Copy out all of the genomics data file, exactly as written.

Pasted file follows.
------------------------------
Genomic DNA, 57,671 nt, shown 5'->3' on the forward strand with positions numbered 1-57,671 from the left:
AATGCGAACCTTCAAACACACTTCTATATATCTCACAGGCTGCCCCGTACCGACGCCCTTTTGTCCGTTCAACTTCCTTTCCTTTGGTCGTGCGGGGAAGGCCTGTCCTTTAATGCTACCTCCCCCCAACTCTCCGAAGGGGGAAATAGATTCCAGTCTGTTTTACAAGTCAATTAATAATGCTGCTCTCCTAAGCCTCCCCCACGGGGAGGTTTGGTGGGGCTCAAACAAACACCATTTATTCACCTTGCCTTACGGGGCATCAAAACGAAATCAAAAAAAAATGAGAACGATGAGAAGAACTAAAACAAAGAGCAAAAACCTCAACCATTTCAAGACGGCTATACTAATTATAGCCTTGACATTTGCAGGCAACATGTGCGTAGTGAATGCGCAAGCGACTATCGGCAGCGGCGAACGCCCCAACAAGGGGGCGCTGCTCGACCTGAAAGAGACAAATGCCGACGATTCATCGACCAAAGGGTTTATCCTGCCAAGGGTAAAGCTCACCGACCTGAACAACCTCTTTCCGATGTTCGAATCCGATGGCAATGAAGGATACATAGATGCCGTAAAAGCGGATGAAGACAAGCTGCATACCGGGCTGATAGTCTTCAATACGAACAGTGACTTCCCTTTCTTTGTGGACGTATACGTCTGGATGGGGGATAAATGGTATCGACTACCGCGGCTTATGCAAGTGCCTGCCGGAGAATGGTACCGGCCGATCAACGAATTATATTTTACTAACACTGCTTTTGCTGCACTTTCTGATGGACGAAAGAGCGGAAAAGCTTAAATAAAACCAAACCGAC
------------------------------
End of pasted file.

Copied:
Genomic DNA, 57,671 nt, shown 5'->3' on the forward strand with positions numbered 1-57,671 from the left:
AATGCGAACCTTCAAACACACTTCTATATATCTCACAGGCTGCCCCGTACCGACGCCCTTTTGTCCGTTCAACTTCCTTTCCTTTGGTCGTGCGGGGAAGGCCTGTCCTTTAATGCTACCTCCCCCCAACTCTCCGAAGGGGGAAATAGATTCCAGTCTGTTTTACAAGTCAATTAATAATGCTGCTCTCCTAAGCCTCCCCCACGGGGAGGTTTGGTGGGGCTCAAACAAACACCATTTATTCACCTTGCCTTACGGGGCATCAAAACGAAATCAAAAAAAAATGAGAACGATGAGAAGAACTAAAACAAAGAGCAAAAACCTCAACCATTTCAAGACGGCTATACTAATTATAGCCTTGACATTTGCAGGCAACATGTGCGTAGTGAATGCGCAAGCGACTATCGGCAGCGGCGAACGCCCCAACAAGGGGGCGCTGCTCGACCTGAAAGAGACAAATGCCGACGATTCATCGACCAAAGGGTTTATCCTGCCAAGGGTAAAGCTCACCGACCTGAACAACCTCTTTCCGATGTTCGAATCCGATGGCAATGAAGGATACATAGATGCCGTAAAAGCGGATGAAGACAAGCTGCATACCGGGCTGATAGTCTTCAATACGAACAGTGACTTCCCTTTCTTTGTGGACGTATACGTCTGGATGGGGGATAAATGGTATCGACTACCGCGGCTTATGCAAGTGCCTGCCGGAGAATGGTACCGGCCGATCAACGAATTATATTTTACTAACACTGCTTTTGCTGCACTTTCTGATGGACGAAAGAGCGGAAAAGCTTAAATAAAACCAAACCGAC